• The gravitational wavezone adopts a single SinhSpherical grid.
    • Highest resolution of the SinhCartesian grids (near the black holes) is around M/80.
    • The outer boundary of the BlackHoles@Home domain is 768M.

The BlackHoles@Home simulations in the following few plots use only 1.78GB of RAM, where the Einstein Toolkit uses 98GB.

The payload of the simulation is a gravitational wave prediction. As is standard, we decompose the gravitational wave content into s=2 spin-weighted spherical harmonics for efficiency. The dominant (l=m=2) mode of gravitational waves (real part of psi_4; the second time derivative of gravitational-wave strain, extracted at r=100M in the ET and 108M in BlackHoles@Home) agrees extremely well with the trusted code:

Excitingly the dominant higher-order (l=m=4) mode of gravitational waves is not as noisy in BlackHoles@Home, as compared to the ET!

This noise stems from numerical errors as high-frequency waves reflect off of adaptive mesh refinement boundaries in space and time (see this paper, and this paper). The number of grid boundaries is minimized in the BlackHoles@Home grids, and as a result the numerical noise is much less.

Next we show a measure of logarithmic numerical error (log10 absolute value of Hamiltonian constraint violation) on the orbital plane, after about 1.5 orbits of the binary black hole. The largest errors exist inside the black holes, thus the black holes appear as yellow dots.

First the result from the Einstein Toolkit (a trusted code), using 98GB of RAM:

Next from BlackHoles@Home, using only 1.78GB of RAM:

Notice the numerical errors are significantly smaller almost everywhere in BlackHoles@Home, as compared to the ET!

Upon further analysis we find the numerical errors are dominated by the small number of gridpoints sampling the polar angle in the small spherical grids surrounding each black hole. When this number is increased from 48 to 56, the errors drop significantly, and the memory usage increases only slightly to 1.83GB:

Increasing this to 64, the errors drop further (memory usage increases to 1.89GB):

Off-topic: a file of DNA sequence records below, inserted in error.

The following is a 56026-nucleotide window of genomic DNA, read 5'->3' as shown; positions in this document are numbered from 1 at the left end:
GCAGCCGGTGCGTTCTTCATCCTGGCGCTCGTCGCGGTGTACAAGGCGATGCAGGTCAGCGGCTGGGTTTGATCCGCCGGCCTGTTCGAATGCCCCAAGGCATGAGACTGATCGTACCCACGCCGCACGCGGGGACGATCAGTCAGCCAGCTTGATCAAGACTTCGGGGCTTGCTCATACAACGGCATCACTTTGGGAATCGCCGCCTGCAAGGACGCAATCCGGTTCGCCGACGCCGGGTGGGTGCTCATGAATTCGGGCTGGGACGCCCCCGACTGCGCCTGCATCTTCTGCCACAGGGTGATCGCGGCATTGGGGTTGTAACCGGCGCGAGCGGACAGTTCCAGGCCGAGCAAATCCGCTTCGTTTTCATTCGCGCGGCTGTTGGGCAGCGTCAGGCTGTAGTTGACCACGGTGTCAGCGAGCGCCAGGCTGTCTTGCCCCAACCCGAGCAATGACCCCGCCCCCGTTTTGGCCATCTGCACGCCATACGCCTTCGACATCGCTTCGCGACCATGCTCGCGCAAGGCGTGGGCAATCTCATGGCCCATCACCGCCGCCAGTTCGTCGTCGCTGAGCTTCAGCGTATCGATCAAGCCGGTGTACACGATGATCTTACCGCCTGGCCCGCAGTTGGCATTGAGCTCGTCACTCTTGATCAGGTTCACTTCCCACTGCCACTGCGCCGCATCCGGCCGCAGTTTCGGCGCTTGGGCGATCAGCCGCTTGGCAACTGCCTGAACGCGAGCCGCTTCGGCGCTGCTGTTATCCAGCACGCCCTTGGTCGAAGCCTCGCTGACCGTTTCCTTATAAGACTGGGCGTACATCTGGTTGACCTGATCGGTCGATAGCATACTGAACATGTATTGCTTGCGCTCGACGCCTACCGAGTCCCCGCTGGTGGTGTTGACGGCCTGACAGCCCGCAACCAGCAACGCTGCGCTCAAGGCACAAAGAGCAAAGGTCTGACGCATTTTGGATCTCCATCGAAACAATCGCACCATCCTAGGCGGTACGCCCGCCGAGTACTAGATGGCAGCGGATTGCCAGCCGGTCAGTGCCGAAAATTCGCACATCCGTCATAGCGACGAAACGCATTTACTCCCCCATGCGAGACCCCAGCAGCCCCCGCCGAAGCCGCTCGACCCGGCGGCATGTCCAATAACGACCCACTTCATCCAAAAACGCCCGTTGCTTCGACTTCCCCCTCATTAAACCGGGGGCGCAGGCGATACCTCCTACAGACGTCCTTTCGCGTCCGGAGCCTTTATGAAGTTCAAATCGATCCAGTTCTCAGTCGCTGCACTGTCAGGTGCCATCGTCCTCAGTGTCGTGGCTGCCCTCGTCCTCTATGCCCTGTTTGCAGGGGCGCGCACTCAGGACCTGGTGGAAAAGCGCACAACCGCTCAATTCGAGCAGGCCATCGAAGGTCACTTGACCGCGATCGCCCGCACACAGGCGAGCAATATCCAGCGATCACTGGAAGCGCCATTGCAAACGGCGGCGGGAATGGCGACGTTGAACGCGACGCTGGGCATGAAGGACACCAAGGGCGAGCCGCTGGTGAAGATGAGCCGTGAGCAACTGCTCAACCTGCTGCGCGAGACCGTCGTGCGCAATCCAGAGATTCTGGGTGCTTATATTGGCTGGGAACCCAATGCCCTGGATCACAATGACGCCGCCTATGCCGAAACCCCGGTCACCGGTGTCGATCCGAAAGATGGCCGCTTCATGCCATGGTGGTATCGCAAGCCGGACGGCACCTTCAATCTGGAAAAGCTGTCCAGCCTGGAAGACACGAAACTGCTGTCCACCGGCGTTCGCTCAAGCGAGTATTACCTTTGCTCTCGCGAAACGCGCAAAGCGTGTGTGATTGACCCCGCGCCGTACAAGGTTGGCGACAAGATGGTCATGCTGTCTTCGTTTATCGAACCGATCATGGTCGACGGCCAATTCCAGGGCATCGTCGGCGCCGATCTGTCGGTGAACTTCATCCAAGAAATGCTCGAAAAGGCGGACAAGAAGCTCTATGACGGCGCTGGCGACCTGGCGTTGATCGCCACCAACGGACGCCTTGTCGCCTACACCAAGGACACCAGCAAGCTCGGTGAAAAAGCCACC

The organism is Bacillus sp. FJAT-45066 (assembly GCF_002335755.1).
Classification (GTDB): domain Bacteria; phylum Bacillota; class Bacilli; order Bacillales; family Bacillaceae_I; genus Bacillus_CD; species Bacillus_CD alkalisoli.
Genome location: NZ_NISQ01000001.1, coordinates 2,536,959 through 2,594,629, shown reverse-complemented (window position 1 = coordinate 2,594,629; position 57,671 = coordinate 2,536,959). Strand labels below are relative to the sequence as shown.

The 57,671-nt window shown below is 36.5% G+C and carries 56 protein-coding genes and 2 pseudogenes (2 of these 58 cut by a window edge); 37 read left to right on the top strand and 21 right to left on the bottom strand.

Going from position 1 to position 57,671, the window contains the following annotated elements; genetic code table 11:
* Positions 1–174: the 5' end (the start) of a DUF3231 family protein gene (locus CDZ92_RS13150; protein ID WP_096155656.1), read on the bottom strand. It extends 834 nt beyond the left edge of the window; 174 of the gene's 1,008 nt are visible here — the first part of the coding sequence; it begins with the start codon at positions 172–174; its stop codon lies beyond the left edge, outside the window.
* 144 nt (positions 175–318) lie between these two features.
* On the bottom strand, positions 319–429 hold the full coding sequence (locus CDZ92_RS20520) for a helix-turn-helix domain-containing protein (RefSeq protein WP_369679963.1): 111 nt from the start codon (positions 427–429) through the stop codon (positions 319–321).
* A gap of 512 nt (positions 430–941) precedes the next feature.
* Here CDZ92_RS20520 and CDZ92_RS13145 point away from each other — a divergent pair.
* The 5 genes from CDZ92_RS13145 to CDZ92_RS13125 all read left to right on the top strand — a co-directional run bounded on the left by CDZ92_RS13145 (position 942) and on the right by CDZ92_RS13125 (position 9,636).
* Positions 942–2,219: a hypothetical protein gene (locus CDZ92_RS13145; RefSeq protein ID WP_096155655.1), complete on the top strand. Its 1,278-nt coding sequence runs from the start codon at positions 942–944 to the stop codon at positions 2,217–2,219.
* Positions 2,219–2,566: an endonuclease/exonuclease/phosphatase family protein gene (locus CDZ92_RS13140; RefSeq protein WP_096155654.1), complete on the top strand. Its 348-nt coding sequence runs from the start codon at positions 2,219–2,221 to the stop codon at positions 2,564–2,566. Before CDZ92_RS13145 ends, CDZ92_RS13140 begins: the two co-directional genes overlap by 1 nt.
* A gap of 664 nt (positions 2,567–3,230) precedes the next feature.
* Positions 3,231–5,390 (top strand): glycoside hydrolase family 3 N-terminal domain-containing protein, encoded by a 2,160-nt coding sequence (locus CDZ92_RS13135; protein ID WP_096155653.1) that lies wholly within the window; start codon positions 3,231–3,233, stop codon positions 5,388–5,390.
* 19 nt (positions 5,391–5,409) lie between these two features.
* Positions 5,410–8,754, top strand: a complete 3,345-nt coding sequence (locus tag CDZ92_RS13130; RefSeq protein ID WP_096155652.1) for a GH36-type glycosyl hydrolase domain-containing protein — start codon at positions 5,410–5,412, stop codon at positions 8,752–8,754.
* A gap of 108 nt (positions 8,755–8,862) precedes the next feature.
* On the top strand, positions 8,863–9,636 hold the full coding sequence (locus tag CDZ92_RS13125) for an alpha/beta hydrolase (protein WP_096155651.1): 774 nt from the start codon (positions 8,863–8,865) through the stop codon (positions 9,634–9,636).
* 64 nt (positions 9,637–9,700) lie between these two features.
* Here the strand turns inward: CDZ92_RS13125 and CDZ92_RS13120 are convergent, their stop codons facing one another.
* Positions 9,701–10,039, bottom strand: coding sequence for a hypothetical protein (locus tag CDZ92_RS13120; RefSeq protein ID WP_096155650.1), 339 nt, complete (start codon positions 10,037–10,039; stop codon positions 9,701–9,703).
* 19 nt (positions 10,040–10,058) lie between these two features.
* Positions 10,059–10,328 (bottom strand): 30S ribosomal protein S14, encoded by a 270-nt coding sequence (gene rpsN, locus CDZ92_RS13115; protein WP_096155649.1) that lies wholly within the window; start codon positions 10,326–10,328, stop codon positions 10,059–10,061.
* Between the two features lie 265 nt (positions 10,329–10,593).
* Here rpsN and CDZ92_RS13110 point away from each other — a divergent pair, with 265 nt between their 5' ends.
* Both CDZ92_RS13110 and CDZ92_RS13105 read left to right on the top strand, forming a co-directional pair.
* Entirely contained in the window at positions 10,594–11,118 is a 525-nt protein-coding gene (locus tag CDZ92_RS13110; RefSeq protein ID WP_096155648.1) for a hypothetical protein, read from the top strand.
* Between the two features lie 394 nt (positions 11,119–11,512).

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Basic Introduction

Slides from the BlackHoles@Home APS 2019 press conference

Technical Introduction

When a gravitational wave is observed, answering the question "What exactly produced this?" is crucial to advancing science. Inferring physical properties of even the simplest observed gravitational wave source-black hole binaries-requires catalogs of numerical relativity gravitational waveforms spanning all seven dimensions of intrinsic parameter space (i.e., mass ratio, plus the three spin vector components of each black hole). Due to the requirement that virtually all numerical relativity simulations of black hole binaries to date be run on supercomputers, all such catalogs combined sample this parameter space to only about 3 points per dimension.

These tiny catalogs have been sufficient for noisy gravitational wave observations to date, as the noise acts to obscure the relatively small effects of misaligned spins, but they will not be good enough moving forward.

Colliding black holes!
Collide them yourself & learn how it's done at the Interactive NRPy+ Tutorial!

BlackHoles@Home aims to reduce the cost in memory of numerical relativity black hole and neutron star binary simulations by ~100x, through adoption of numerical grids that fully exploit near-symmetries in these systems. With this cost savings, black hole binary merger simulations can be performed entirely on a consumer-grade desktop (or laptop) computer.

BlackHoles@Home is destined to run on the BOINC infrastructure (alongside many other great "@home" projects), enabling anyone with a computer to contribute to construction of the largest numerical relativity gravitational wave catalogs ever produced.

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Zachariah B. Etienne is an associate professor of Physics & Astronomy at West Virginia University. Ian Ruchlin was a postdoctoral fellow at West Virginia University.